The Missing Picture creatively relives the Cambodian holocaust and surmounts the storytelling problem intrinsic to retelling such horrors. Time inexorably passes, evidence disappears, and the last witnesses grow old. Memories alone are not necessarily cinematic, particularly to younger audiences, and especially when elders have been a silent generation.
Director Rithy Panh was 13 when he and his family woke up to the national nightmare of the Khmer Rouge driving everyone out of the capital, Phnom Penh, on April 17, 1975. Since then, he has sought visual proof “like a lost person” for a photograph of his family, searching from the ruins of the family home to archives of prisoner photographs—walls and walls filled with the last images of men, women, and children who were documented before their deaths from torture and maltreatment. But the tens of thousands who died in such prisons, as participants excruciatingly described in Panh’s S21: The Khmer Rouge Killing Machine (2003), are just a fraction of the two million who did not survive the brutality of a “pure revolution.”
There is only limited footage available of daily life in the renamed Kampuchea from 1975–1979, in faded propaganda newsreels of endless lines of anonymous men, women, and children moving rock, mud, and rice plants to remake the land to fit an extreme ideology of agrarian communalism. While these have been seen before, including in Panh’s earlier documentaries, the director noted at the New York Film Festival that he needed the necessary distance before he could tell his story in a first-person, present-day narration, with unusual visual illustration. On screen, sculptor Sarith Mang carves and paints expressive clay figures and places them in houses and villages in vivid dioramas.
Panh’s devastating descriptions seem out of dystopian fiction of an extreme classless society. Out amongst the peasants, urban families are separated, re-dressed in identical haircuts and black uniforms, and reeducated through the constant blaring of slogans. No more private property, “no more love, no more emotion.” The fanaticism behind this “pure revolution” was chillingly explained by a leading true believer in Panh’s Duch: Master of the Forges of Hell (2011).
Panh’s mother resisted this ideology by working extra hours to get him clean water and extra rations for his father, who nevertheless stopped eating out of despair. When his father’s body was dumped in a pit, she guided her son to silently mourn in a “funeral inwards” as an act of resistance—until she was taken away. More disappear one by one, the sculpted figures become gaunt and skeletal, and post-revolution footage reveals the digging up of mounds of bones.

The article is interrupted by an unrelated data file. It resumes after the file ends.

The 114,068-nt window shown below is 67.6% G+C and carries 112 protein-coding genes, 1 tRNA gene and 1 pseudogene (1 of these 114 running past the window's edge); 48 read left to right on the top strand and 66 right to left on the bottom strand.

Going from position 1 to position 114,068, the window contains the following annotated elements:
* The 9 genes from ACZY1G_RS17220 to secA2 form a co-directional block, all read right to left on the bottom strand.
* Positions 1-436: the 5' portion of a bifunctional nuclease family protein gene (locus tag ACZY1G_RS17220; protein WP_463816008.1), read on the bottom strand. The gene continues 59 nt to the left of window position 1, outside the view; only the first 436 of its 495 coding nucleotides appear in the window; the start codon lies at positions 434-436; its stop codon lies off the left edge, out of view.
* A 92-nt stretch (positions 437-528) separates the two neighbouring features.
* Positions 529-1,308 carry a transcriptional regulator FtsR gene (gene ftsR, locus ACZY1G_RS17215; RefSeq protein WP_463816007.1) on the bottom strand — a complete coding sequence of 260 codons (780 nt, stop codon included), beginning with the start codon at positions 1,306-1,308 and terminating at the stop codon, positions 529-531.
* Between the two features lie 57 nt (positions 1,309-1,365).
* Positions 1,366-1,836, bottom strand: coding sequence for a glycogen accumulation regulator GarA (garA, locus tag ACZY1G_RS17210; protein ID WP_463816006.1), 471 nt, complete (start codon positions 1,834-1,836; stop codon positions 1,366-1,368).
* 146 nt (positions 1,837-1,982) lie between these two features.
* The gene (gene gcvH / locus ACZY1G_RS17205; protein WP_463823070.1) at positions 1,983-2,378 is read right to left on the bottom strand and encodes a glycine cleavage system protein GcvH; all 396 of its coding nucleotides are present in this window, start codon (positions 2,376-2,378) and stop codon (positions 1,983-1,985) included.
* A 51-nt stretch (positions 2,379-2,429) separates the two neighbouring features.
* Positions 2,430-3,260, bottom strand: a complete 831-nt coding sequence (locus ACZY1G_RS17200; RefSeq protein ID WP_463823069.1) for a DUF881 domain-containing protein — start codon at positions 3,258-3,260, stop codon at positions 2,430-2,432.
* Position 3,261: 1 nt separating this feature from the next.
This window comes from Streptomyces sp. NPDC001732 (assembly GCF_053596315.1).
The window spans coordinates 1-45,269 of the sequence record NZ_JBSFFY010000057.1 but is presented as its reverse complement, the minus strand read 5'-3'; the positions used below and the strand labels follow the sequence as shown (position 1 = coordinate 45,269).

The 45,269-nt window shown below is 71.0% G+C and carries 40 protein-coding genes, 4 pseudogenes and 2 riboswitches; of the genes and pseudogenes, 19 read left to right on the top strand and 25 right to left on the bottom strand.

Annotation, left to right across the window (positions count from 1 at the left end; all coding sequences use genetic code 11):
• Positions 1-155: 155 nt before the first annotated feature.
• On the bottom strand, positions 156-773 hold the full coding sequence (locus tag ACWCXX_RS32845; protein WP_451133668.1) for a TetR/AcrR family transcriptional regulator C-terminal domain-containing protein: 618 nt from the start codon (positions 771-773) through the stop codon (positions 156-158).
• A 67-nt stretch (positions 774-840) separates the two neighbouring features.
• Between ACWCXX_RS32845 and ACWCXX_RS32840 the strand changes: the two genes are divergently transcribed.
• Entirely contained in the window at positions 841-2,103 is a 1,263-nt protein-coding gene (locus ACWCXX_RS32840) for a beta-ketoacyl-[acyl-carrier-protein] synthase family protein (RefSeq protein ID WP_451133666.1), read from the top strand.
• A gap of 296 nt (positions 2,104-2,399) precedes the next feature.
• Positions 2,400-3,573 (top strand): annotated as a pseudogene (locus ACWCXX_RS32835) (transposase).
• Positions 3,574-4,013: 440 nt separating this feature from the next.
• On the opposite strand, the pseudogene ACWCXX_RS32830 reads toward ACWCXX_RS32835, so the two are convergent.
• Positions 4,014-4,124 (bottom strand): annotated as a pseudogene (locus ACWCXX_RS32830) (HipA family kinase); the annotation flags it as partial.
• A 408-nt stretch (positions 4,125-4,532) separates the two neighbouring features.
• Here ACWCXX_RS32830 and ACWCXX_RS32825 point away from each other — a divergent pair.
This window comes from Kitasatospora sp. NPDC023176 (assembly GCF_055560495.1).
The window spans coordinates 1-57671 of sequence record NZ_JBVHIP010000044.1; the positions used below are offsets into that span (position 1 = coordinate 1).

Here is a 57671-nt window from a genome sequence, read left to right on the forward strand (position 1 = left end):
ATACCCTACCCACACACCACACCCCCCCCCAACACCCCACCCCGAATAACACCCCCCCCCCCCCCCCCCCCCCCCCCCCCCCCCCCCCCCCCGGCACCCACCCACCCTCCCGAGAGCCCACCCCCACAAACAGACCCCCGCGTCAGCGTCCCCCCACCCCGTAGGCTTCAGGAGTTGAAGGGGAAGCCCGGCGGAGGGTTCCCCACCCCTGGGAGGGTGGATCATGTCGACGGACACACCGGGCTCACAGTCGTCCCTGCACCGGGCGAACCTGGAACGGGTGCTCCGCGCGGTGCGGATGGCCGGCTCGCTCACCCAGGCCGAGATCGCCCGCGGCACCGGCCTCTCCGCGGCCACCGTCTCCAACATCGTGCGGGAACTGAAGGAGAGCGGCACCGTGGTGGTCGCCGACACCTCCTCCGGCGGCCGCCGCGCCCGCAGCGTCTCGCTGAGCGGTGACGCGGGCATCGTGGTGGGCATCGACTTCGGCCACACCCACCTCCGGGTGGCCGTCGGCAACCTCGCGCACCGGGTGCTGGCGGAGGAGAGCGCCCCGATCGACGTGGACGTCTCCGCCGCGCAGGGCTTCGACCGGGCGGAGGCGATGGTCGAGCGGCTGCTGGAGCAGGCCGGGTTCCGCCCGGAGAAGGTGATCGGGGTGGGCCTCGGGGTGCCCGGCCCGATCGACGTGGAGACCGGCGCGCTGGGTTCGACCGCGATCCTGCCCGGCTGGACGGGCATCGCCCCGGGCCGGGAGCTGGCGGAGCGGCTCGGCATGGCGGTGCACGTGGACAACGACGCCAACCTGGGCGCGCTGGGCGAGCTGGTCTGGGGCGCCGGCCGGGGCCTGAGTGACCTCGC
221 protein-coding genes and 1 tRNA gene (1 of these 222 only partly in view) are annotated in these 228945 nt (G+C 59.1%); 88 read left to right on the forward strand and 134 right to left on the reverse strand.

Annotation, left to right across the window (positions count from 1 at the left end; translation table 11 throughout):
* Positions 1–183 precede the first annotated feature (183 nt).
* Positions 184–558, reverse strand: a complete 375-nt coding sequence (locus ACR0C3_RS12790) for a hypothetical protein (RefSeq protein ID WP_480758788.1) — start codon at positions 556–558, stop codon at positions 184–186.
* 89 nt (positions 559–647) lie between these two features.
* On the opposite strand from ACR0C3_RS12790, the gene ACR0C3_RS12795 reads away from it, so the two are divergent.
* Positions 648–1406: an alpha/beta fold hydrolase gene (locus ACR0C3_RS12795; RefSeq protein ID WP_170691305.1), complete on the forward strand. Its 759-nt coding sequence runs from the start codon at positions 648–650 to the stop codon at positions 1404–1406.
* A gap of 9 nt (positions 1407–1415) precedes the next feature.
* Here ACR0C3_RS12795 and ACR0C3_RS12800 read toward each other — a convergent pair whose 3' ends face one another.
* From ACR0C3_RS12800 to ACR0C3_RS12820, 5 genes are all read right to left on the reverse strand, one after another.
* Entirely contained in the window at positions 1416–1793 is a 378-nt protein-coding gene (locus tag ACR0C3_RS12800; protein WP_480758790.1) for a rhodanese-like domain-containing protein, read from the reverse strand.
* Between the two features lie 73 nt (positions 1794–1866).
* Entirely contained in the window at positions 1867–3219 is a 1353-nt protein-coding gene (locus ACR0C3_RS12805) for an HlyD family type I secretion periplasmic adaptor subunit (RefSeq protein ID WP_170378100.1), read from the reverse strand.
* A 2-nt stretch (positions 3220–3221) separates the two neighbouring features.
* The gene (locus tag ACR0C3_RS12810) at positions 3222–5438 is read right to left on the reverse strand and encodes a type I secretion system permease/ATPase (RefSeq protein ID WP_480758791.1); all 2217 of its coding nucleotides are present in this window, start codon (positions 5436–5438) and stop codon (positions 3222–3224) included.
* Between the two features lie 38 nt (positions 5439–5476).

During the disastrously ill-planned Great Leap Forward, Panh’s survival depended on sneaking carp, insects, and snails to eat. Other children couldn’t stop crying as they died of disease. He provides poetic context of nights remembering the technological marvel of Neil Armstrong walking on the moon and clinging to the idea that he still has a human heart, spurring him to flee to Thailand in 1979.
Strand Releasing is distributing this with a French narration by Randal Douc, but the sculptures powerfully carry his story. Much as Art Spiegelman in the Maus series reshaped the use of graphic novels to tell his father’s personal Holocaust story, these poignant dioramas movingly reinvent the static displays more familiar from history museums and school projects to bring Panh’s personal holocaust to life. Marc Wiese’s Camp 14: Total Control Zone (2012) similarly uses simple drawings to reveal daily life in North Korea’s concentration camps.
To encourage a revival, filmmakers are painstakingly piecing together scraps of photographs and memories to document Cambodian culture before the madness—Davy Chou’s Golden Slumbers (2011) about the movies and Jerome Ségur’s The Young Girl and the Monkey (2006) on a dancer who survived to re-create the Royal Ballet as a UNESCO-designated living heritage. Panh, founder and director of the Bophana Audiovisual Resource Center in Cambodia, significantly demonstrates how the arts can reveal a terrible past and help heal for the future.